Prototype shield installed on blank PCB.

Underside view of shield showing divider.

Another view of underside of shield.

Shield installed on the Option 09 board which is installed in the meter, showing plenty of clearance between top of shield and motherboard components.

Prototype shield installed on populated version 1 PCB.

Detail view showing soldered "ring" used to locate the shield so it can't rotate. There is another identical ring soldered on the other side.

There is also a shield on the "bottom" side of the board; I've seen two versions (in photos) of different sizes. The smallest shields just the first input opamp and associated components. I made one by taking a piece of thin aluminum "flashing" and gluing it to an old credit card (for insulation) and then bolting this to the bottom of the standoff that holds the top shield.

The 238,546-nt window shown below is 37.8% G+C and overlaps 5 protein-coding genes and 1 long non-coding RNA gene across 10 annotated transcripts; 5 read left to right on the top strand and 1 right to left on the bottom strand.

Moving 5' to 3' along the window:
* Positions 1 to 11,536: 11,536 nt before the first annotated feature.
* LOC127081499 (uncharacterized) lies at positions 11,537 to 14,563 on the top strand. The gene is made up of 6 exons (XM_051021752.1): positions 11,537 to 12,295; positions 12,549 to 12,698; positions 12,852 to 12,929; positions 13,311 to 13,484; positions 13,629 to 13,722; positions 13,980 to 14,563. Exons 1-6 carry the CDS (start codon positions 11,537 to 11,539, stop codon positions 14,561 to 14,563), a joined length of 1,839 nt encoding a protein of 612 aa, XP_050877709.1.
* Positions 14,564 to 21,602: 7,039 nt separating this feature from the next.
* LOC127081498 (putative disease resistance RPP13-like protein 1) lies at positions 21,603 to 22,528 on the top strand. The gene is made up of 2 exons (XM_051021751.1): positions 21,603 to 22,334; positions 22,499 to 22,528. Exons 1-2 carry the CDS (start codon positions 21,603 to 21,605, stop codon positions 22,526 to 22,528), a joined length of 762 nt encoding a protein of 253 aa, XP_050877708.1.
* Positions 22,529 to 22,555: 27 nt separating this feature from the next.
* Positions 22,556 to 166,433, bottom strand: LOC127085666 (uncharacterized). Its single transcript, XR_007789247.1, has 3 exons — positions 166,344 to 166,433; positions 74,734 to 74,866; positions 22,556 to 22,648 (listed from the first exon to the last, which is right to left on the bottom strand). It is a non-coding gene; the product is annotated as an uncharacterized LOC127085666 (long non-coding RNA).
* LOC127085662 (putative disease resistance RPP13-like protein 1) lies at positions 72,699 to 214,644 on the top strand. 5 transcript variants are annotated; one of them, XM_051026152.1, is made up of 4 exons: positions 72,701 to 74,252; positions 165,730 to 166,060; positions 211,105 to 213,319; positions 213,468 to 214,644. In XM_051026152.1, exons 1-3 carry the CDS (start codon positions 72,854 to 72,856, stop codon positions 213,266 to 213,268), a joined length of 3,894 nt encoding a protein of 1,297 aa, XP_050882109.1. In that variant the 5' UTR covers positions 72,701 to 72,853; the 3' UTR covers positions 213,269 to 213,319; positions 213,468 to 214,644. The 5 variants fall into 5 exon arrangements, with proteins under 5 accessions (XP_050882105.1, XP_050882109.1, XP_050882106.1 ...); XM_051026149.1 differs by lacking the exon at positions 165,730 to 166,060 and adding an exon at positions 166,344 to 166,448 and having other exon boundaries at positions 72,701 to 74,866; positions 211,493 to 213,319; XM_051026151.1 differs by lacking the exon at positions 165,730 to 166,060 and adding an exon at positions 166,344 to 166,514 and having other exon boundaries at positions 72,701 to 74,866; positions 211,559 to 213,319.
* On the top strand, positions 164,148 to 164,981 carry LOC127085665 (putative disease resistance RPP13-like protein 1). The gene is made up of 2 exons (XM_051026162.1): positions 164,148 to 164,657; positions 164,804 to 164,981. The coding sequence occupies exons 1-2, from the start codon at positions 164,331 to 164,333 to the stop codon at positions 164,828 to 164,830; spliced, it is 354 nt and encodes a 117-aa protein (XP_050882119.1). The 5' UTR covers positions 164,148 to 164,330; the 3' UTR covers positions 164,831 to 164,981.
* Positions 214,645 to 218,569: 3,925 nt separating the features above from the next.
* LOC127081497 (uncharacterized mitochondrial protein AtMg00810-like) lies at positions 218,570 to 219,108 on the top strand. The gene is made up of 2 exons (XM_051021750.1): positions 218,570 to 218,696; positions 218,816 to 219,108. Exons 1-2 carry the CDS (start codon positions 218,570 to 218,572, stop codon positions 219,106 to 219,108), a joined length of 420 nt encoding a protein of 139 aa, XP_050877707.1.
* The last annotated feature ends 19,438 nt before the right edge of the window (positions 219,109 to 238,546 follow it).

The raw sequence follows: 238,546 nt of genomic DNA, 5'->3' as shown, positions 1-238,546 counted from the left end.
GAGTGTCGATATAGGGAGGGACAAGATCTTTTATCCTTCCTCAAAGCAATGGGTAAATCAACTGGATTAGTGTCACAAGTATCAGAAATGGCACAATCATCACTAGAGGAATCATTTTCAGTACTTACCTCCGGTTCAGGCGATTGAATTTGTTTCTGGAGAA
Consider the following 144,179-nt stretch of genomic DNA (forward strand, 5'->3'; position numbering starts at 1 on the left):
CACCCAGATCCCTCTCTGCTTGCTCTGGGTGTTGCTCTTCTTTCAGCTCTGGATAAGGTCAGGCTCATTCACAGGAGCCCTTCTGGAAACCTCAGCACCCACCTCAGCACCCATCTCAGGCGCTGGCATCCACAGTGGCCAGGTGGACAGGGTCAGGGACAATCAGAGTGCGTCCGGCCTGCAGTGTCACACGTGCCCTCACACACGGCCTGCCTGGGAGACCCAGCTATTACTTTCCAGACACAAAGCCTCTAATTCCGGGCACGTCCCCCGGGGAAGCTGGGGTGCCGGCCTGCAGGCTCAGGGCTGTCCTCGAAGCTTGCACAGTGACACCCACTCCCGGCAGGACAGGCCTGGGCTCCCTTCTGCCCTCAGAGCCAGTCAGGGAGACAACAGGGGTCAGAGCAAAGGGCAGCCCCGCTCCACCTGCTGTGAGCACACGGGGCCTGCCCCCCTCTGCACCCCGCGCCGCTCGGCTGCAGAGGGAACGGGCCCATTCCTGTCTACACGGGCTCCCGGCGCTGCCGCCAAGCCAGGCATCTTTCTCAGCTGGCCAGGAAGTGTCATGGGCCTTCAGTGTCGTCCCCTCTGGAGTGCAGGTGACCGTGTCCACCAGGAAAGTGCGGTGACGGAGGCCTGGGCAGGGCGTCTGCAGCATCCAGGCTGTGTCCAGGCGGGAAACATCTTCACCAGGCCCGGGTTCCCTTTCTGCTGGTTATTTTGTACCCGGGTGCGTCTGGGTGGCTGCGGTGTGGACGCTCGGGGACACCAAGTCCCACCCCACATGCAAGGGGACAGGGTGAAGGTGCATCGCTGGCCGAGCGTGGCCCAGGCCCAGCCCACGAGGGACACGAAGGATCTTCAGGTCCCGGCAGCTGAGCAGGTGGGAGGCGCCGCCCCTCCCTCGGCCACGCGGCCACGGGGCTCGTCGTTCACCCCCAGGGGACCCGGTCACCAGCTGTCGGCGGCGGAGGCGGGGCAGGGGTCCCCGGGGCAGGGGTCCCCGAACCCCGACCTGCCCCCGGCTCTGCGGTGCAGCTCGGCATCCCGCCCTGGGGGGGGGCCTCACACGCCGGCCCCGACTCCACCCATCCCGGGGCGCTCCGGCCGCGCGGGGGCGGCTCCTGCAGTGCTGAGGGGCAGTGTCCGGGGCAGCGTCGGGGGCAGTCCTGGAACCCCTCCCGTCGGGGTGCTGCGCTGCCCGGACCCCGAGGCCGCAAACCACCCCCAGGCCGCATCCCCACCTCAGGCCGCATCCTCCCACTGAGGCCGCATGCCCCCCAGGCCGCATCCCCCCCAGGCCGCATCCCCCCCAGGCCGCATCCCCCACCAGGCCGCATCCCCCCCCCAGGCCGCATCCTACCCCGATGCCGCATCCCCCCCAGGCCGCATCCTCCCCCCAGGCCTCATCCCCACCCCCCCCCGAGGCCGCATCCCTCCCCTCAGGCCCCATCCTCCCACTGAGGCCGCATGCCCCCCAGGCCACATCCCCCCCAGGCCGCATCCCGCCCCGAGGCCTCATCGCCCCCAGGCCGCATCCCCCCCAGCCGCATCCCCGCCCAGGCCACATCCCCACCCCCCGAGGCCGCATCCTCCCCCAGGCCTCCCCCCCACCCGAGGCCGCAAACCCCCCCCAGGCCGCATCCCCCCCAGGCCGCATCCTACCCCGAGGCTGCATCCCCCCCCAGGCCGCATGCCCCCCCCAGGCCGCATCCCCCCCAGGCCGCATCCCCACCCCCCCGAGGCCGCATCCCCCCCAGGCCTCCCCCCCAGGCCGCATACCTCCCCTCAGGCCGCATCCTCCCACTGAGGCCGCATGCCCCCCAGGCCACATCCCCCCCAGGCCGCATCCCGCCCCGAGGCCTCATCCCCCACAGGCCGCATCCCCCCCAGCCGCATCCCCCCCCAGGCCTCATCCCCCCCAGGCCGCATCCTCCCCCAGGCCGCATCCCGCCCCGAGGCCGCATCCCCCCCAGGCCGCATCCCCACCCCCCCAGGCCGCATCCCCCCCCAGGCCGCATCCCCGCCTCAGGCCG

The bottom shield mounted on the board.

Finished rev 1 board installed in the instrument.

Make Your Own

Below, two links. The first is a zip of ALL the Kicad files, in case you want to fiddle with the design (for example, change footprints to match the capacitors you acquire.) The second zip is only the Gerbers and drill file that you would give to JLCPCB or another board house to get boards made. (I believe OshPark wants the Kicad .pcb file.) In any event, download both zips as the "big" one also has the BOM files.

All the Kicad files
only the files needed by JLCPCB


Q. Will you fix mine?

A. No, I'm retired and so not interested in a job.


This is just my documentation for my repair. I don't claim that doing this is safe or recommended.

Soldering irons are dangerous, be careful. Oh, and don't eat the solder.

There are live mains voltages in this unit. Be careful when poking around in the power supply area.

William Dudley
August 9, 2022